Operation Shock (Hebrew: מבצע הלם) was a commando operation executed on October 31, 1968 by Israeli paratroopers. Targets of the raid were the new Qena bridge 280 miles south of Cairo, the Nag Hammadi bridge 35 miles west of Qena span and the Nag Hammadi transformer station near the bridge. The station provided electricity to the area and was described as a switching station on a high tension line between Cairo and the Aswan Dam. 
Both sides intended the war of attrition to weaken the other as much as possible in hopes of gaining advantages in subsequent negotiations. Egypt in particular sought to regain territory it had lost in 1967. Egypt's leader, Gamal Abdel Nasser, calculated that by waging a low-grade war on Israel over territory it lost in the 1967 Six-Day War, international pressure would force Israel to withdraw. Nasser was also intent on redressing the humiliation he and Egypt had suffered in the 1967 war. Israel, for its part, attempted to solidify its hold on Sinai as some members of the Israeli cabinet and Knesset believed the Peninsula should be annexed to Israel—a step toward achieving the vision of a Greater Israel.
In response to two heavy artillery bombings conducted by the Egyptian army on IDF positions along the Suez Canal, which killed 25 soldiers, the IDF initiated a long series of operations against deep military and strategic targets in Egypt. Operation Shock was the first which targeted Egypt's electricity infrastructure.
Sayeret Tzanhanim, the paratrooper brigade's reconnaissance platoon, was allocated the mission, and Matan Vilnai was given five days to plan Operation Shock, which was set for October 31. The General Command considered an airdrop of the paratroopers at Nag Hammadi and a pickup by helicopters, but Matan felt that their chances of coming home alive from such an airdrop were minimal, and that any navigational error in the heart of the Nile Valley could doom them. He pressured the IAF to provide him with helicopters in both directions. The Super Frelon squadron, commanded by Chaim Naveh, was the only one that could fly such a long-distance mission. Chaim and his pilots had experience with long flights in the squadron's seven helicopters, having brought them over in a direct flight from France, flying via Rome and Athens, with a refueling stop in Rhodes.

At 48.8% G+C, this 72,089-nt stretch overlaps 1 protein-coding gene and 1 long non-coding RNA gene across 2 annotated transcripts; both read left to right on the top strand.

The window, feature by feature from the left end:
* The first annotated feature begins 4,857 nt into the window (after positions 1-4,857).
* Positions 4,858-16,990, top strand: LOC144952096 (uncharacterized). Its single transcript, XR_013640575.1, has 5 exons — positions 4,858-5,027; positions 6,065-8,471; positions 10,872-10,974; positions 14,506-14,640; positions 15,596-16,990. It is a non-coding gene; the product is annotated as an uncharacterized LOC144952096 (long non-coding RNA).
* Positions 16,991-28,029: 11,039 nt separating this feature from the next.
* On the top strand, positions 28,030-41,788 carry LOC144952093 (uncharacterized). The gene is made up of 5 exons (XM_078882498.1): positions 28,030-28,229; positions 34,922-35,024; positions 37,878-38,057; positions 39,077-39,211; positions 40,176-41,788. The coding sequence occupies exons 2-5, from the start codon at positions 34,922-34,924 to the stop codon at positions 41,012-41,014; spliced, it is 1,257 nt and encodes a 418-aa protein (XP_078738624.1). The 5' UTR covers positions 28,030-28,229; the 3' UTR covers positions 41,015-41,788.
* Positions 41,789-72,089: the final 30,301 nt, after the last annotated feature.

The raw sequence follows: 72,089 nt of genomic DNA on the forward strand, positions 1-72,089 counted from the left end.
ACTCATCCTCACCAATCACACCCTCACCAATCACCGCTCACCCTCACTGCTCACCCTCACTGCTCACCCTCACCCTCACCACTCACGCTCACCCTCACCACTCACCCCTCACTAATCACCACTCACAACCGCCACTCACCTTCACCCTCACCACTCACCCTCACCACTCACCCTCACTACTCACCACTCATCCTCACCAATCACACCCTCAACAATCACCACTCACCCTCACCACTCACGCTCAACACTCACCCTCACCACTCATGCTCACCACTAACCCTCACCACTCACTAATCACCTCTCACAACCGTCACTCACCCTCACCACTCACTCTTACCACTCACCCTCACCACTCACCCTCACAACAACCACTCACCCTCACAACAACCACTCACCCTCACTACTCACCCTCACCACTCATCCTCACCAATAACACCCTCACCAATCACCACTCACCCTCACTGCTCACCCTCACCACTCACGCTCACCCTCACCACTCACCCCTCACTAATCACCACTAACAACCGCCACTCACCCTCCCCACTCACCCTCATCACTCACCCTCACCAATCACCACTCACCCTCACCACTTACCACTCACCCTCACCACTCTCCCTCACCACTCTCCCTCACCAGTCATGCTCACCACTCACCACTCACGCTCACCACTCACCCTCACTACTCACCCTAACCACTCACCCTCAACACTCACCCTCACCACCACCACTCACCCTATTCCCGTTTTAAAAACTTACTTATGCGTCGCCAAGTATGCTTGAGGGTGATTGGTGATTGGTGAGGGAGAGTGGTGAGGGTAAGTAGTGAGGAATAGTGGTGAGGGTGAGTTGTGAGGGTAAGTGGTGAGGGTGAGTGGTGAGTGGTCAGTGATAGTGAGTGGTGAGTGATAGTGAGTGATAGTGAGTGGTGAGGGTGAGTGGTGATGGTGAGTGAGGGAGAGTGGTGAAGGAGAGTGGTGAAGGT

The round trip between Israel's Ofir airfield in the Sinai and Nag Hammadi was approximately seven hundred kilometers, similar to one leg of the distance from Marseilles to Tel Aviv. The success of the flight depended on conditions in the territory and the weather information that the intelligence network would provide. In the initial plan, the helicopters were to skip to their targets, and would defend themselves while refueling. Chaim did not like the idea, feeling that once an engine was shut off, there was no guarantee that it could be restarted. He preferred a direct flight, even though it necessitated precise calculation of every drop of fuel. The entire squadron would be used for the mission. Two helicopters, commanded by Zevik Matas and Shaul Shefi, would lead Matan's force to the switching station. Two others, led by Nehemiah Dagan and Chaim, would carry the bombs to the Qena bridge and the dam at Nag Hammadi. A fifth helicopter was placed on rescue alert, and the two remaining helicopters stayed at Ofir, one as reserve and the other loaded with fuel tanks for emergency refueling if need be.
Preparations continued until the day of the operation. At midday they flew to the Ofir airfield. Minister of Defense Moshe Dayan came to bid them farewell, along with Chief of Staff Chaim Bar-Lev and Ezer Weizman, who exuded distress and concern. Vilnai recalls that they made him feel as if his force were departing on a one-way trip. Dinner was eaten in silence, "like the last meal of those sentenced to death," in Vilnai's words. Three hours had been allocated for the round-trip flight and another ninety minutes for the operation itself. Where Operation Iron, the destruction of the Jordanian bridges, had been executed using "sprinkler" bombs flown under the bellies of the Bell 205s and operated by paratroopers, the 500-kilogram bombs would be treated differently in Operation Shock. They would be packed into the helicopters and lowered by a special crane operated by the flight mechanic as the helicopter hovered over the target.